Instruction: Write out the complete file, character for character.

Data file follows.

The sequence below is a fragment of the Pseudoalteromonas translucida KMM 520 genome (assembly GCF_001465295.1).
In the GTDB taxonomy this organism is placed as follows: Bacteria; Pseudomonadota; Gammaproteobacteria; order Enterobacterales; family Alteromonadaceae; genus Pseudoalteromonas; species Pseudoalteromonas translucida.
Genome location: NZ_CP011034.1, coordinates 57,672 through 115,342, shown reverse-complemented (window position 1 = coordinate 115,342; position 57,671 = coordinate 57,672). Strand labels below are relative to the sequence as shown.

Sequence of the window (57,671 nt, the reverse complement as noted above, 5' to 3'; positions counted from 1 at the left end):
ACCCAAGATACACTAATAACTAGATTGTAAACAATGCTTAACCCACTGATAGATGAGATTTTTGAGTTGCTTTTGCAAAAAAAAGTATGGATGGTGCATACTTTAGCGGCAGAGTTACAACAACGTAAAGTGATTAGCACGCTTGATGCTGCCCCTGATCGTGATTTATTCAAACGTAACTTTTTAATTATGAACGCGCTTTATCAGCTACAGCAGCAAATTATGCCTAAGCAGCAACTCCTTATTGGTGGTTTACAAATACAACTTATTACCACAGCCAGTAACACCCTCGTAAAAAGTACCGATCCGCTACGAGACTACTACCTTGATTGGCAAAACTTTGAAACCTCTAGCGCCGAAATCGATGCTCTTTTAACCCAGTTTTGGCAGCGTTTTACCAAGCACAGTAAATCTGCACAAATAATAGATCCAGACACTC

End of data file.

The sequence below is a fragment of the Pseudoalteromonas translucida KMM 520 genome (assembly GCF_001465295.1).
In the GTDB taxonomy this organism is placed as follows: Bacteria; Pseudomonadota; Gammaproteobacteria; order Enterobacterales; family Alteromonadaceae; genus Pseudoalteromonas; species Pseudoalteromonas translucida.
Genome location: NZ_CP011034.1, coordinates 57,672 through 115,342, shown reverse-complemented (window position 1 = coordinate 115,342; position 57,671 = coordinate 57,672). Strand labels below are relative to the sequence as shown.

Sequence of the window (57,671 nt, the reverse complement as noted above, 5' to 3'; positions counted from 1 at the left end):
ACCCAAGATACACTAATAACTAGATTGTAAACAATGCTTAACCCACTGATAGATGAGATTTTTGAGTTGCTTTTGCAAAAAAAAGTATGGATGGTGCATACTTTAGCGGCAGAGTTACAACAACGTAAAGTGATTAGCACGCTTGATGCTGCCCCTGATCGTGATTTATTCAAACGTAACTTTTTAATTATGAACGCGCTTTATCAGCTACAGCAGCAAATTATGCCTAAGCAGCAACTCCTTATTGGTGGTTTACAAATACAACTTATTACCACAGCCAGTAACACCCTCGTAAAAAGTACCGATCCGCTACGAGACTACTACCTTGATTGGCAAAACTTTGAAACCTCTAGCGCCGAAATCGATGCTCTTTTAACCCAGTTTTGGCAGCGTTTTACCAAGCACAGTAAATCTGCACAAATAATAGATCCAGACACTC